Tennessee Aquarium Conservation Institute Releasing Brook Trout

Tuesday, August 27, 2013 - by Thom Benson
The Tennessee Aquarium Conservation Institute, TNACI, is working with conservation partners to restore colorful Southern Appalachian Brook Trout.
The Tennessee Aquarium Conservation Institute, TNACI, is working with conservation partners to restore colorful Southern Appalachian Brook Trout.
- photo by Todd Stailey

The Tennessee Aquarium Conservation Institute, TNACI, will release more than 200 Southern Appalachian Brook Trout in Hampton Creek as part of a new long-term effort to restore these beautiful fish to their native waters. The release will be at noon on Thursday, at Hampton Creek Cove Scenic-Recreational State Natural Area – Carter County, TN. 

TNACI is working with National Fish & Wildlife Foundation, the Tennessee Chapter of Trout Unlimited, Tennessee Wildlife Resources Agency (TWRA), U.S. Fish & Wildlife Service (USFWS) and the U.S. Forest Service on this restoration project.

The colorful Southern Appalachian Brook Trout, SABT, is the only species of trout that is native to Tennessee. Once abundant in the clear, cool mountain streams of east Tennessee, the SABT is found in only three percent of its historical range today.

Last October, TNACI scientists, working with biologists from TWRA, removed 50 adult SABT from Hampton Creek to begin propagating the fish at the Tennessee Aquarium in Chattanooga.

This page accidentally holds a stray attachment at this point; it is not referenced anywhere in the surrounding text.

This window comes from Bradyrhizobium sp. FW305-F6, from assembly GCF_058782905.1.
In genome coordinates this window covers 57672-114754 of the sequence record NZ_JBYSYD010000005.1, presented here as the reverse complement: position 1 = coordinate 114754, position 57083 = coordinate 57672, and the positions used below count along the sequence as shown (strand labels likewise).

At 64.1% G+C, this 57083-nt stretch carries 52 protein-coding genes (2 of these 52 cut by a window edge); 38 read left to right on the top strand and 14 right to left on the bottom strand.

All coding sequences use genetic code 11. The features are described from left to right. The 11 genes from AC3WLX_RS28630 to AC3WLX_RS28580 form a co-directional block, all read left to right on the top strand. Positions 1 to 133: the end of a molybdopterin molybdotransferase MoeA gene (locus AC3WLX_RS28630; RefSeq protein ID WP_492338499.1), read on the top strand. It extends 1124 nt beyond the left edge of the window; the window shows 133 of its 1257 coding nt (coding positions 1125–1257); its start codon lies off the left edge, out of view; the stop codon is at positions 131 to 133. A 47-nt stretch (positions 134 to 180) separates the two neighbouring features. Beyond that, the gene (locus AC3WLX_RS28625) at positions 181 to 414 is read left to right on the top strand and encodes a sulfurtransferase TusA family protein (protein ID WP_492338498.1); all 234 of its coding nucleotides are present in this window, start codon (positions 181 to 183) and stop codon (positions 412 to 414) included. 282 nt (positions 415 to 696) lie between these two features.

For the first time, more than 200 SABT offspring were successfully reared in a closed-circulation system. These juveniles have been tagged and will be reintroduced to Hampton Creek.

Dr. Anna George, TNACI director; Kathlina Alford, TNACI conservation associate; and Jason Henegar, TWRA will be on site.


The Southern Appalachian Brook Trout, SABT, is one of the most beautiful aquatic treasures that the Appalachian Mountains have to offer, with bright golden spots and vivid red bellies. Being one of the smallest members of the Salmon family and one of the more challenging to locate, this unique fish is a prize among trout fishermen.

Logging activities wiped out large portions of the habitat for this fish. When SABT numbers dwindled, many sites were overtaken by Rainbow Trout, a non-native species that can withstand warmer water and more direct sunlight. In many areas, forests have been repaired along streams creating more favorable conditions for SABT restoration work.

The National Fish & Wildlife Federation awarded a grant to TNACI to participate in a study to perfect captive breeding techniques for this species. There is a significant need to progress captive propagation efforts for this species before the remaining distinct populations decline further in the wild.

TNACI biologists collected 50 brood fish in October 2012. Eggs and milt were collected from these brood fish with the help of trout experts from TWRA and USFWS. Fertile eggs began developing in late October and by the end of November baby trout began hatching.